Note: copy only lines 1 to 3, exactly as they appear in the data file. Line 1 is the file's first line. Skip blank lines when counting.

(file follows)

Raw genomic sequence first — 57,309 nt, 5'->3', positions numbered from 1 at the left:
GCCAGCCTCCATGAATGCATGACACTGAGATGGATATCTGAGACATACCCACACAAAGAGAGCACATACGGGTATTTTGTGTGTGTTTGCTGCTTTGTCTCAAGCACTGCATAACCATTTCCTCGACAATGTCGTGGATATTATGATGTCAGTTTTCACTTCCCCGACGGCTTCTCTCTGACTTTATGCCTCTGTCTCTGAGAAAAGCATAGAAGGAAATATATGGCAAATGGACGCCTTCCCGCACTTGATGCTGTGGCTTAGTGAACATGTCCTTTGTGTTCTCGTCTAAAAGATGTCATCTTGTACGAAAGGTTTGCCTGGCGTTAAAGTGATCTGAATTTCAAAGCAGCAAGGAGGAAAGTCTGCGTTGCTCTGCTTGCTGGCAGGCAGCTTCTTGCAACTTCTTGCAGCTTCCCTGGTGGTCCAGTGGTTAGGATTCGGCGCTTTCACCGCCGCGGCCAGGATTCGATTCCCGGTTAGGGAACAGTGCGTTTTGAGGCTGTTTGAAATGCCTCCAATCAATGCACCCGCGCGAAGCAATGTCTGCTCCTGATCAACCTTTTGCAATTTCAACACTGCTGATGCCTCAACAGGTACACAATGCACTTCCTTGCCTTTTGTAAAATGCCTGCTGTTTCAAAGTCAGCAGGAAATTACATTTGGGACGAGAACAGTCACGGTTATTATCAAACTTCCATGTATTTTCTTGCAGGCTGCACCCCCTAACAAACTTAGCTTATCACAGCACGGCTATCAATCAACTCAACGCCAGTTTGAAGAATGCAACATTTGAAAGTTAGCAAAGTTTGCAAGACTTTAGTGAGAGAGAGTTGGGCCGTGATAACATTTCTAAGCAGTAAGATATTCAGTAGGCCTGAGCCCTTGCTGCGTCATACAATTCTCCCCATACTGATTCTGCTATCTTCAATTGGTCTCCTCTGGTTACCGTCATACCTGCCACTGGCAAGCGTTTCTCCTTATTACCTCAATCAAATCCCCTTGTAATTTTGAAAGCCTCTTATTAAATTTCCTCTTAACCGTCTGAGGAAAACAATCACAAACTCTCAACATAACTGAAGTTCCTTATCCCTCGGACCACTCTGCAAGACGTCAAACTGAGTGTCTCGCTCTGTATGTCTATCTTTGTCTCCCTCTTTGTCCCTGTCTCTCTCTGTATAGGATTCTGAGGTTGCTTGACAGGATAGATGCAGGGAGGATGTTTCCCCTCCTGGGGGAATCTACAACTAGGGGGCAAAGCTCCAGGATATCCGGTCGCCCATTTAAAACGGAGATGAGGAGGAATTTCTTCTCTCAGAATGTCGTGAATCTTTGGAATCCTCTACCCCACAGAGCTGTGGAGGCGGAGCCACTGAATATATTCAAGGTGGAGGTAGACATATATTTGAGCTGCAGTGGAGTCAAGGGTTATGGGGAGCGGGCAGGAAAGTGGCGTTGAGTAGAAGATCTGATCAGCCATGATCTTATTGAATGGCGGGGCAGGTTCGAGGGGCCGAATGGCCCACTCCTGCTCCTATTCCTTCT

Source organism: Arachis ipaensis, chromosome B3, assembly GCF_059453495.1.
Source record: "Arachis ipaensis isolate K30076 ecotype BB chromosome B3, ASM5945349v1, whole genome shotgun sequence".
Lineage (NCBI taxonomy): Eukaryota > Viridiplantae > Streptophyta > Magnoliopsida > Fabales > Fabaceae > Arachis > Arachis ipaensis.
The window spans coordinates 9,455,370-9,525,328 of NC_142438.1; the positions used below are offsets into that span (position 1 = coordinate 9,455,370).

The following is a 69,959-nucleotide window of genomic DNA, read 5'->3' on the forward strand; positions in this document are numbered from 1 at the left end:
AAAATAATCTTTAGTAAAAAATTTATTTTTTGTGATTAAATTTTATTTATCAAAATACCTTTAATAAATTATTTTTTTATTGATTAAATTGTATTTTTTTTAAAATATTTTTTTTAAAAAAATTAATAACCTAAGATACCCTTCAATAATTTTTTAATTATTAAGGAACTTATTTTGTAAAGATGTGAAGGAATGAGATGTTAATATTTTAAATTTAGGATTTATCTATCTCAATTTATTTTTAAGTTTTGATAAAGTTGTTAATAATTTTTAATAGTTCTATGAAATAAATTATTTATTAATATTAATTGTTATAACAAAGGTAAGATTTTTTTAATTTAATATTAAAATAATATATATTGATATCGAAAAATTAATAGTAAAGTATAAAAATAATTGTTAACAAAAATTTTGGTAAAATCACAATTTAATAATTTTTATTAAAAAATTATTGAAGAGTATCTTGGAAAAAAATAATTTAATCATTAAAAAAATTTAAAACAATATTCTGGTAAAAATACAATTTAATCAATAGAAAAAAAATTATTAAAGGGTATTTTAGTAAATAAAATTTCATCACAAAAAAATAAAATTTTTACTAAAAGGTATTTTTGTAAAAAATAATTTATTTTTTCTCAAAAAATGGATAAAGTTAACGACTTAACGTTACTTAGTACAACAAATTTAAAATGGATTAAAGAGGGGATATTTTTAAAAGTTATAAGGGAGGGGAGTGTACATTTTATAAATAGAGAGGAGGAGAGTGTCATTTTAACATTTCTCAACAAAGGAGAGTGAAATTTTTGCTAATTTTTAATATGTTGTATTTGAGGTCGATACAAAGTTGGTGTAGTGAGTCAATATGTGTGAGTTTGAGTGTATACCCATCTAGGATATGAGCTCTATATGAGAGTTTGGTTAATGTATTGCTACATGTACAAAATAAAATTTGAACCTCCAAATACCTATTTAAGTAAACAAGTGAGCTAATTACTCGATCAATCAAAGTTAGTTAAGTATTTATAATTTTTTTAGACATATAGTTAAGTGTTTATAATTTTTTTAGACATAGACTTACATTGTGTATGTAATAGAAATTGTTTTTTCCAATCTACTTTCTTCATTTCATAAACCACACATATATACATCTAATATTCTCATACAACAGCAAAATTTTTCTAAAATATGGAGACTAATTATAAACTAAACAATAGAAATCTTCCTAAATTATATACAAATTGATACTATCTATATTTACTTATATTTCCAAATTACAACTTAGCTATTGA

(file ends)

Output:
Raw genomic sequence first — 57,309 nt, 5'->3', positions numbered from 1 at the left:
GCCAGCCTCCATGAATGCATGACACTGAGATGGATATCTGAGACATACCCACACAAAGAGAGCACATACGGGTATTTTGTGTGTGTTTGCTGCTTTGTCTCAAGCACTGCATAACCATTTCCTCGACAATGTCGTGGATATTATGATGTCAGTTTTCACTTCCCCGACGGCTTCTCTCTGACTTTATGCCTCTGTCTCTGAGAAAAGCATAGAAGGAAATATATGGCAAATGGACGCCTTCCCGCACTTGATGCTGTGGCTTAGTGAACATGTCCTTTGTGTTCTCGTCTAAAAGATGTCATCTTGTACGAAAGGTTTGCCTGGCGTTAAAGTGATCTGAATTTCAAAGCAGCAAGGAGGAAAGTCTGCGTTGCTCTGCTTGCTGGCAGGCAGCTTCTTGCAACTTCTTGCAGCTTCCCTGGTGGTCCAGTGGTTAGGATTCGGCGCTTTCACCGCCGCGGCCAGGATTCGATTCCCGGTTAGGGAACAGTGCGTTTTGAGGCTGTTTGAAATGCCTCCAATCAATGCACCCGCGCGAAGCAATGTCTGCTCCTGATCAACCTTTTGCAATTTCAACACTGCTGATGCCTCAACAGGTACACAATGCACTTCCTTGCCTTTTGTAAAATGCCTGCTGTTTCAAAGTCAGCAGGAAATTACATTTGGGACGAGAACAGTCACGGTTATTATCAAACTTCCATGTATTTTCTTGCAGGCTGCACCCCCTAACAAACTTAGCTTATCACAGCACGGCTATCAATCAACTCAACGCCAGTTTGAAGAATGCAACATTTGAAAGTTAGCAAAGTTTGCAAGACTTTAGTGAGAGAGAGTTGGGCCGTGATAACATTTCTAAGCAGTAAGATATTCAGTAGGCCTGAGCCCTTGCTGCGTCATACAATTCTCCCCATACTGATTCTGCTATCTTCAATTGGTCTCCTCTGGTTACCGTCATACCTGCCACTGGCAAGCGTTTCTCCTTATTACCTCAATCAAATCCCCTTGTAATTTTGAAAGCCTCTTATTAAATTTCCTCTTAACCGTCTGAGGAAAACAATCACAAACTCTCAACATAACTGAAGTTCCTTATCCCTCGGACCACTCTGCAAGACGTCAAACTGAGTGTCTCGCTCTGTATGTCTATCTTTGTCTCCCTCTTTGTCCCTGTCTCTCTCTGTATAGGATTCTGAGGTTGCTTGACAGGATAGATGCAGGGAGGATGTTTCCCCTCCTGGGGGAATCTACAACTAGGGGGCAAAGCTCCAGGATATCCGGTCGCCCATTTAAAACGGAGATGAGGAGGAATTTCTTCTCTCAGAATGTCGTGAATCTTTGGAATCCTCTACCCCACAGAGCTGTGGAGGCGGAGCCACTGAATATATTCAAGGTGGAGGTAGACATATATTTGAGCTGCAGTGGAGTCAAGGGTTATGGGGAGCGGGCAGGAAAGTGGCGTTGAGTAGAAGATCTGATCAGCCATGATCTTATTGAATGGCGGGGCAGGTTCGAGGGGCCGAATGGCCCACTCCTGCTCCTATTCCTTCT

Source organism: Arachis ipaensis, chromosome B3, assembly GCF_059453495.1.